We departed the Hermod on Sunday afternoon and taxied to our temporary home here in Lyon called Grange De Fourviere. It’s a small B&B in one of the older buildings, at least the 1600s, overlooking the Soane river, The proprietor, Catherine Schilling, rents out two rooms in her apartment, each with a modern bath.

We immediately dropped off our bags and walked a short way to one of the most quaint, little neighborhoods we’ve ever seen. This section of Lyon dates back to the 14th century, has streets so narrow only donkey pulled carts could possibly walk it and, yes, all the streets and passageways are cobble stone. We bring that up for one reason only. Dick expressed in no uncertain terms both his appreciation for the cobbles and his distain for them at the same time. Sure they convey a bygone era of antiquity that brings romance to the walk, but they are the bane of the existence of one with an artificial leg. As he has learned long ago, bitching about it will not improve it, so the walk was slow but not abandoned.

In every direction there are secret passageways leading into shadowy darkness, and, specialty shops and restaurants with their shingle out above their outdoor tables. There were plenty of pedestrians on Sunday because this is a long holiday weekend featuring Bastille Day on Monday. So, family and friends were out in force making the neighborhood a bustling place. We stopped to sip some wine, weathered a short rain shower, then kept going until one of the eateries inspired.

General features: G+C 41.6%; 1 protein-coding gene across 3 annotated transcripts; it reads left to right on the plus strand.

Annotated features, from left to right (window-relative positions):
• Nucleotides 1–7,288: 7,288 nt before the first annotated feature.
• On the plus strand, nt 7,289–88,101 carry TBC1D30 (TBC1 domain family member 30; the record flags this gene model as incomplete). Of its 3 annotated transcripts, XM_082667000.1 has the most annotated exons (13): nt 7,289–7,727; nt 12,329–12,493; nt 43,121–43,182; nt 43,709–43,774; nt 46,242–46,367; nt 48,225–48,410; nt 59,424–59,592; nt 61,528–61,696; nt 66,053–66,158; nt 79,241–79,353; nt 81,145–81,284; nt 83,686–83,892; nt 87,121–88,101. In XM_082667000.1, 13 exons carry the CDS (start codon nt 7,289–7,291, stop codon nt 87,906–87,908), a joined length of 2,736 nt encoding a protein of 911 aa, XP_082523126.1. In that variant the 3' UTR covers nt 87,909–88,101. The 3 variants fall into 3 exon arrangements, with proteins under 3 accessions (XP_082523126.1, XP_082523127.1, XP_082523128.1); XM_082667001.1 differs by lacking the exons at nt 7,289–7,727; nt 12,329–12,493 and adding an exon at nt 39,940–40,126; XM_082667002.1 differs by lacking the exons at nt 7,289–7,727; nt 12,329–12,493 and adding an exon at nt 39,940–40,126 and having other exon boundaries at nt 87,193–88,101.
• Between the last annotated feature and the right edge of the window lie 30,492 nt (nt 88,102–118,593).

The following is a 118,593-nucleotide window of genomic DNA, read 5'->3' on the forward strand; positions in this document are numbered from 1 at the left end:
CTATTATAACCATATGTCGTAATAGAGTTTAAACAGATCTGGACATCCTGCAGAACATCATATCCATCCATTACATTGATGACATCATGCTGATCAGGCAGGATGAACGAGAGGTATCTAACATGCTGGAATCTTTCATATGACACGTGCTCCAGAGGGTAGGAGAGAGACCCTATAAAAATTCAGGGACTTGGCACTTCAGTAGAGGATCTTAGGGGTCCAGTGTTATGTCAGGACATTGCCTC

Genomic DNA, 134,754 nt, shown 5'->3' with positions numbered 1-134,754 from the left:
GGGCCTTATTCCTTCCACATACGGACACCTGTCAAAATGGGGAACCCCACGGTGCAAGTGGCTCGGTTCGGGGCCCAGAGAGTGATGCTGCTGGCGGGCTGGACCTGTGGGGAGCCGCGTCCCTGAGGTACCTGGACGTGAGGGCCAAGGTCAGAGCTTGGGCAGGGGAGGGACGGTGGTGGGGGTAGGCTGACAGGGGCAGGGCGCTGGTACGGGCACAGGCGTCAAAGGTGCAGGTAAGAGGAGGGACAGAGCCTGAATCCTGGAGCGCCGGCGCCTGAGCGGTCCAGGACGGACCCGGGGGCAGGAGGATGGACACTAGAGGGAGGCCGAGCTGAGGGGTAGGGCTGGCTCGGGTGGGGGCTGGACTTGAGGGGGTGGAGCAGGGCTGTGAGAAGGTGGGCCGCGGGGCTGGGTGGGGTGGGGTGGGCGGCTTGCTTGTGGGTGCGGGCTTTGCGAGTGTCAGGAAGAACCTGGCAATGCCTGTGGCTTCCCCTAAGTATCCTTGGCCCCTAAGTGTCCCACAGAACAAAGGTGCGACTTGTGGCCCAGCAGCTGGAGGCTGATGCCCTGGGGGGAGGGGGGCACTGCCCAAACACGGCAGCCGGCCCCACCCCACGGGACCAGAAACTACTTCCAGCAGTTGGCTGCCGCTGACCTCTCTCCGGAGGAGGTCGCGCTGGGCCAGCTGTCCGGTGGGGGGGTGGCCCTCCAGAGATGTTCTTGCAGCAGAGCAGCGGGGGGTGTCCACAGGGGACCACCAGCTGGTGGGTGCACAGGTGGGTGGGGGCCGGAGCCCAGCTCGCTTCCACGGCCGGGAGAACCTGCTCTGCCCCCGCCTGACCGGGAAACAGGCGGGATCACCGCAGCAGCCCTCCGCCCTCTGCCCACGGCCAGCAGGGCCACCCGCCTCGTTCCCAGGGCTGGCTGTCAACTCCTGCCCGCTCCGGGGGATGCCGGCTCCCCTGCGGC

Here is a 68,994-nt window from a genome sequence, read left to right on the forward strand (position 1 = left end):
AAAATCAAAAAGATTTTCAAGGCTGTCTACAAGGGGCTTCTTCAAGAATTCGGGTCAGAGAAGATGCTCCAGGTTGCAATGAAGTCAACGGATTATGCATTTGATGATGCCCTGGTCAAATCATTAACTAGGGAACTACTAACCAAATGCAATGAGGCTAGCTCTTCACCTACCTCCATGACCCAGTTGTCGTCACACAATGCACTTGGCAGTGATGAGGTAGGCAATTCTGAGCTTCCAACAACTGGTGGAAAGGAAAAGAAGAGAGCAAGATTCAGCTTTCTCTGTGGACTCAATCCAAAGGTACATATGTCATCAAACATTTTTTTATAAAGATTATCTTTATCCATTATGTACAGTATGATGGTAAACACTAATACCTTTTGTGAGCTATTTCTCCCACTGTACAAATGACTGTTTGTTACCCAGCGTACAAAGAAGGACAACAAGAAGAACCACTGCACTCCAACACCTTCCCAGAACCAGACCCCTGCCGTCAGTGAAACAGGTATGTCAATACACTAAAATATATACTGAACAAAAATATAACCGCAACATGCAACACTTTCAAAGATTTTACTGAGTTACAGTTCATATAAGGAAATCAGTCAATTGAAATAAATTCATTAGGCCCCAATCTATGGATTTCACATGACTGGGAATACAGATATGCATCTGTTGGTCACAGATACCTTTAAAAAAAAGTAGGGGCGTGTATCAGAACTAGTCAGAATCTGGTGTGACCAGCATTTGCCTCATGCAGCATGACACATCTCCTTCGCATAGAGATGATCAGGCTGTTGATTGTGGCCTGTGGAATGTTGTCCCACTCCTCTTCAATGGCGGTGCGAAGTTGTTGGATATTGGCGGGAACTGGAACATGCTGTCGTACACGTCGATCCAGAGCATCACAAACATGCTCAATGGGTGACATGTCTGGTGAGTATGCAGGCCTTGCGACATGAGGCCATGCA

We sat down in a classic so-called bouchon, which is essentially a little bistro, known for specializing in traditional Lyonnaise dishes. The chef’s signature dish is duck which is one of our favorites. But, first we were treated to some escargot, tender snails cooked in butter and oil with herbs. Then, the leg of duck was served with scalloped potatoes topped with wild mushrooms. We detected the chanterelles, but the others had never crossed our lips. It was exquisite.